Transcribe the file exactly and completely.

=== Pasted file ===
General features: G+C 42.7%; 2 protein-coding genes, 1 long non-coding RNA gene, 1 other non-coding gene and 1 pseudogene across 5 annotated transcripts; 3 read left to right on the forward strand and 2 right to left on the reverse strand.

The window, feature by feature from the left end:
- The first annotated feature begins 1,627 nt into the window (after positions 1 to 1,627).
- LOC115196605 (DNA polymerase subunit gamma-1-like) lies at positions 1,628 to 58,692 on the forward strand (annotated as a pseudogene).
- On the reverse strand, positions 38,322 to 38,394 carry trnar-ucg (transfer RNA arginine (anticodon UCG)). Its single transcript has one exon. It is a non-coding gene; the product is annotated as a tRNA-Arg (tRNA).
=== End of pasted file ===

General features: G+C 42.7%; 2 protein-coding genes, 1 long non-coding RNA gene, 1 other non-coding gene and 1 pseudogene across 5 annotated transcripts; 3 read left to right on the forward strand and 2 right to left on the reverse strand.

The window, feature by feature from the left end:
- The first annotated feature begins 1,627 nt into the window (after positions 1 to 1,627).
- LOC115196605 (DNA polymerase subunit gamma-1-like) lies at positions 1,628 to 58,692 on the forward strand (annotated as a pseudogene).
- On the reverse strand, positions 38,322 to 38,394 carry trnar-ucg (transfer RNA arginine (anticodon UCG)). Its single transcript has one exon. It is a non-coding gene; the product is annotated as a tRNA-Arg (tRNA).